How we work without meetings at Levels


As an all-remote team that takes async work seriously, we’ve eliminated almost all meetings at Levels. Here’s how we do it.

The Levels team is distributed in timezones across Canada, the United States, Europe, and Latin America.

Everyone on our team works whenever and wherever is most conducive for them. Designing this culture creates many benefits for our team members and partners, but requires effort to maintain.

Here is how we think about and structure our team member interactions.


  • We have as few synchronous meetings as possible
  • Almost never with more than three people
  • And we document or record everything

Synchronous time is expensive

Since we don’t have an office and can’t rely on everyone being in the same place at the same time, we tend to lean on asynchronous processes instead of synchronous meetings.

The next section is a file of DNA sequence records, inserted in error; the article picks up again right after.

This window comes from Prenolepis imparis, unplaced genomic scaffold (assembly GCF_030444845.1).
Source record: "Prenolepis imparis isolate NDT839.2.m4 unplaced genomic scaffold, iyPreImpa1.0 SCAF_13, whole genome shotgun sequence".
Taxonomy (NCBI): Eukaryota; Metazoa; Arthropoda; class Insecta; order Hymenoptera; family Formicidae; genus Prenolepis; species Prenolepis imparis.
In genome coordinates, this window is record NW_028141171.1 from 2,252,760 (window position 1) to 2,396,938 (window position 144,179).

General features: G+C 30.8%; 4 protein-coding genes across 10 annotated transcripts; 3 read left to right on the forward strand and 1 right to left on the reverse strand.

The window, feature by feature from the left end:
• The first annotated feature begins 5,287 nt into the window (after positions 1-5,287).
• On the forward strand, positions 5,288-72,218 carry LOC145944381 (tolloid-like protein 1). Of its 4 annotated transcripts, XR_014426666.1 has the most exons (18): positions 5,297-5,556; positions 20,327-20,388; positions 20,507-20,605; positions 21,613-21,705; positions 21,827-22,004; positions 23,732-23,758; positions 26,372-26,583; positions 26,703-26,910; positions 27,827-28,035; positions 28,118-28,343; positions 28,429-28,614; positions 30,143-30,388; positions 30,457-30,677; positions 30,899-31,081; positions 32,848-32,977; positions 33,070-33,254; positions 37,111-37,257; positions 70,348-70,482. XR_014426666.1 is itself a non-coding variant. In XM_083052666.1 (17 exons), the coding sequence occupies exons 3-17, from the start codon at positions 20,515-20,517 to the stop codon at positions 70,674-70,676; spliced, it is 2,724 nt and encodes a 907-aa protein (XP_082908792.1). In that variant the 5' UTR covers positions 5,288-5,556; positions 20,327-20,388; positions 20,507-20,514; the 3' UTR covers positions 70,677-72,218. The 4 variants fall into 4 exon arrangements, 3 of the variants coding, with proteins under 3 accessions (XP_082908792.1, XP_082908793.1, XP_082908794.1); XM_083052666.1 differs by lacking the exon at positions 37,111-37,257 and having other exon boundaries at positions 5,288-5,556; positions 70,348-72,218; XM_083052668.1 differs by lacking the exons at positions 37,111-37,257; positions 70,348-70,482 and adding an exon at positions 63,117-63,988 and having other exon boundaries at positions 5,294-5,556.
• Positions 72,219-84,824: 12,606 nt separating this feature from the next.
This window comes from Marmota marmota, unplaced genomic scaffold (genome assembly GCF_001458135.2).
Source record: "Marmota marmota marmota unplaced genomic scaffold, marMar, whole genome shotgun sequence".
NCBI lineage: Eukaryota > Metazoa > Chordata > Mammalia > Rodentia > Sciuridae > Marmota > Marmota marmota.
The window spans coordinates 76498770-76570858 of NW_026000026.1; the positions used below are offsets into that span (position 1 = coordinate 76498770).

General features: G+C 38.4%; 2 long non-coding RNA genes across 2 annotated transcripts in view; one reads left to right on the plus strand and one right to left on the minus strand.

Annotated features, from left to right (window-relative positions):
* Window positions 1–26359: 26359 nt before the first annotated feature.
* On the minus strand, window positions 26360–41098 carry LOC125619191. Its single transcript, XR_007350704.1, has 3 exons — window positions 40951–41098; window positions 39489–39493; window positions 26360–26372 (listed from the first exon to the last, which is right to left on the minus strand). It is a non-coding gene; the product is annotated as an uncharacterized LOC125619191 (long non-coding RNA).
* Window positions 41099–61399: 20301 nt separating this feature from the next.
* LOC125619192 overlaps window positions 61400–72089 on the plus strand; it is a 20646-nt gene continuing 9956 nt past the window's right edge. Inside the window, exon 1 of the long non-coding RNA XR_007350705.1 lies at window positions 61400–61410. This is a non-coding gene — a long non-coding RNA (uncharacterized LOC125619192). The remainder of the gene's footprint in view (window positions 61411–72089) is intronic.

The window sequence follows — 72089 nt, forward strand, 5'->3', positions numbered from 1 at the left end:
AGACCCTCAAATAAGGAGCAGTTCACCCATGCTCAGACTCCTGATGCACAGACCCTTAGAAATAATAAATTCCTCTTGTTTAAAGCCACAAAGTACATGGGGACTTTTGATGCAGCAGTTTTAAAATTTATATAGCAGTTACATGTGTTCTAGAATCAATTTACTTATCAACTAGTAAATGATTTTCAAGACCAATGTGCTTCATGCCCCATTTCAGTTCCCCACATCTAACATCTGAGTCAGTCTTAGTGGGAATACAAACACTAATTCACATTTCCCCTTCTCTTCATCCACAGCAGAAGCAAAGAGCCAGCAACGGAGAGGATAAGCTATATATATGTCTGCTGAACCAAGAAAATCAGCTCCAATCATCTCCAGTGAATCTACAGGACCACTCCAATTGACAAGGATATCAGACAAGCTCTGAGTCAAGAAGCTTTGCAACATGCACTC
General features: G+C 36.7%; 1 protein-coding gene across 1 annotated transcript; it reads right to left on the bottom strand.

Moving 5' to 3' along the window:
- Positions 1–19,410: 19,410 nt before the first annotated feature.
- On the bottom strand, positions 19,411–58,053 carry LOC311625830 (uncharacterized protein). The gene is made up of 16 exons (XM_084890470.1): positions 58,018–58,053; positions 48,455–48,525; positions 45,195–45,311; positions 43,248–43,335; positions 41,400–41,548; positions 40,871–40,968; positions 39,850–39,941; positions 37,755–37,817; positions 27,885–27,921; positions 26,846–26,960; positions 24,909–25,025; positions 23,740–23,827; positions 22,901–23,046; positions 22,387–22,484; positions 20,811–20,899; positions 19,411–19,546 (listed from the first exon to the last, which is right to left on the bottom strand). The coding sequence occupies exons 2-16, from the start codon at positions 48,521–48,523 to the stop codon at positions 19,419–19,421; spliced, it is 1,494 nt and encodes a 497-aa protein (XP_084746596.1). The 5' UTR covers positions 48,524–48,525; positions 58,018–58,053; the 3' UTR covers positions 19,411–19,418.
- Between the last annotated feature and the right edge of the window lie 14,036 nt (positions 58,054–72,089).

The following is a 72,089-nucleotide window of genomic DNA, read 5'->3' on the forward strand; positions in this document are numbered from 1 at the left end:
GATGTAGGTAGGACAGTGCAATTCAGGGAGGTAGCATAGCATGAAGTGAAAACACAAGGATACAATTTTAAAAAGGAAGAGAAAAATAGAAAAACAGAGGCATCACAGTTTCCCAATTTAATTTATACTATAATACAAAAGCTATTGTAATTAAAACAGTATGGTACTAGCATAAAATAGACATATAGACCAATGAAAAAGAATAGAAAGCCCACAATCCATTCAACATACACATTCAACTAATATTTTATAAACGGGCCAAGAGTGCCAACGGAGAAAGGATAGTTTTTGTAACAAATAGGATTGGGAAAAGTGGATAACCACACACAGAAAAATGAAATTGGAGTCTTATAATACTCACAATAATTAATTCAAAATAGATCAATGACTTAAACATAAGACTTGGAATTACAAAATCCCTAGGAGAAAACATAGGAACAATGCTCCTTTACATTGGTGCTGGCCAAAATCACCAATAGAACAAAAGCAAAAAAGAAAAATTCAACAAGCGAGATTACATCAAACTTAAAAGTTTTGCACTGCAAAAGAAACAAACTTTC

We keep meetings of all kinds to a minimum, both inside and outside of the company. Recurring status meetings were the first to go when we set out to build this culture, and we’ve set a very high bar for scheduling ad-hoc meetings.

We’ve been surprised at how effective work can still be without those meetings.

If someone asks for a meeting that might be better suited with asynchronous work, we usually write them back with something like, “My synchronous time for meetings is pretty limited the next couple weeks. Mind if we trade some notes by email to start?”

So, what do you do instead?

Rather than schedule meetings as our default for coordinating projects and discussing information internally, we resort to three processes that suit this workflow.